Dolma Soup!

Doug and I were in the mood for dolma but neither of us
felt energetic enough to make it the traditional way.

Instead, Doug made meats balls with ground lamb
and bulgur which he cooked in a skillet to brown, pouring-off any excess
fat. We had tomatoes, zucchini and onion on hand, so he cut those into large
pieces, threw them in a pot with canned tomato puree, seasonings, and the lamb
meatballs. This was simmered for about 30 to 40 minutes, until everything was
cooked just right. Naturally, this was served with plain thick yogurt. 

Dolma Soup
Since there were only the two of us dining, we had enough
for 2 complete meals and then some. 

With the meatballs devoured, we still had a
sufficient amount of veggies and tomato base.

Being the creative sort, Doug transformed what was left
into what we named “Dolma Soup”. 

He added quick-cooking barley, some Aleppo red
pepper, a smidge more water and tomato paste, simmered the new creation for
about 20 minutes – or until the barley was tender, and voila… Dolma Soup!
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  1. Sonia January 21, 2013 at 8:14 am

    dear Robyn, once I told you about Musadaghian PELEDOUTS, which means "ruined". your new creation DOLMA SOUP reminds me about that recipe. the original PELEDOUTS is without meat, but now, my villagers Ainjarians use to put grind meat in it. you can put all the ingredients (bulghur, zucchini or eggplant or cabbage, onion & garlic, oil or ghee or meat, tomato & pepper or tomato-paste, herbs, such as parsley & mint, spices )together, pour the water until cover it & cook it slowly.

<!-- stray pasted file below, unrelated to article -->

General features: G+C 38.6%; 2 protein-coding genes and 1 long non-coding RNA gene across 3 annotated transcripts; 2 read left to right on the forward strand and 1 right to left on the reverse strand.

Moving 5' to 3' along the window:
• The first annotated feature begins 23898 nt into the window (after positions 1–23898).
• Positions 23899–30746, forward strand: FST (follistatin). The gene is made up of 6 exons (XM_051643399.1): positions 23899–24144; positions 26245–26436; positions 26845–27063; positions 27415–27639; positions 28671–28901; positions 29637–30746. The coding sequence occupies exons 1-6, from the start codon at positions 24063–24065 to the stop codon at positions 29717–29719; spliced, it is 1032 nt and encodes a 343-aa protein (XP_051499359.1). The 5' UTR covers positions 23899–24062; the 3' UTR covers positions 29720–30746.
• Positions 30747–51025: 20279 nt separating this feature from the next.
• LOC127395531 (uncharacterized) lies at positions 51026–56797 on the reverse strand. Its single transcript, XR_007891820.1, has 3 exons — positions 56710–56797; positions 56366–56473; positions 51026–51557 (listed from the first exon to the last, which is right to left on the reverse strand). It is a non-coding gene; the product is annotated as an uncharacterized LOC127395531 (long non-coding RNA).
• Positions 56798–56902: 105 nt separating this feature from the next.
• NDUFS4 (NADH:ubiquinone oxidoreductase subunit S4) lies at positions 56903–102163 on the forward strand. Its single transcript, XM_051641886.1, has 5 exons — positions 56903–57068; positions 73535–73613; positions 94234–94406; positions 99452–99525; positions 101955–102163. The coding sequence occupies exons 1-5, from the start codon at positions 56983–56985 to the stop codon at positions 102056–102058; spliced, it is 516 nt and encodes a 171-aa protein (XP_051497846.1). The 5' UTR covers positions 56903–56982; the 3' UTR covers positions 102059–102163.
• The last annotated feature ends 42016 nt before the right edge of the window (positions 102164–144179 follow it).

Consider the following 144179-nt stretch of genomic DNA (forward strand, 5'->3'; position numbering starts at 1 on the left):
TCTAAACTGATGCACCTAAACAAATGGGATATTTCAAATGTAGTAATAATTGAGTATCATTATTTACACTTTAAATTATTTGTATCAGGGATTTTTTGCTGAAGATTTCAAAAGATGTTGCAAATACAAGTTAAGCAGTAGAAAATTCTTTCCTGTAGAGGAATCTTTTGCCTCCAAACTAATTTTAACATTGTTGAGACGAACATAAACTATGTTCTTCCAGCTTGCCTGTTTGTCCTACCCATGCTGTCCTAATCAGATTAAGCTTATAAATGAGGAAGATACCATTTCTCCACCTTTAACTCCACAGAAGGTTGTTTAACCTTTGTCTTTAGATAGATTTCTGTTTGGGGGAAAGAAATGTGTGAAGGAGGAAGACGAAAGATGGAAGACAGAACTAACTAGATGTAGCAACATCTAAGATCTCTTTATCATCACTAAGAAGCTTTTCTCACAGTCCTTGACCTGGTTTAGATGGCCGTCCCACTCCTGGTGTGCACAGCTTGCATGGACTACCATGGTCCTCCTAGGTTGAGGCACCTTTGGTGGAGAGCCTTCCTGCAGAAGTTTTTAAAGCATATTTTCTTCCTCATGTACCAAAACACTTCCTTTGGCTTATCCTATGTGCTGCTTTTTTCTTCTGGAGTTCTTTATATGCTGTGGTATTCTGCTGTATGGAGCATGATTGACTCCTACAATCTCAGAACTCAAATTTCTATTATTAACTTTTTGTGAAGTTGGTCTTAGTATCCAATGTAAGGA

2. Catherine, The Herb Lady January 23, 2013 at 1:45 pm

    Dear Robyn, it is not exactly on point with your soup, but I thought you would enjoy my 'creativity' on dolma – I made it using nasturtium leaves, vegetarian (no meat). I do not have grapes growing but I do get huge (8 inches) leaves on the nasturtium – turned out great 🙂

  3. C.K. Garabed January 28, 2013 at 7:38 am

    Dear Robyn:
    Your flexibility reminds me of my mother. When she saw that we three brothers would leave the vegetable casings on our plates, she simply started to put our share of the filling mixture in a cheesecloth bag, and serve it without the veggies. Waste not, want not.

    Best regards,


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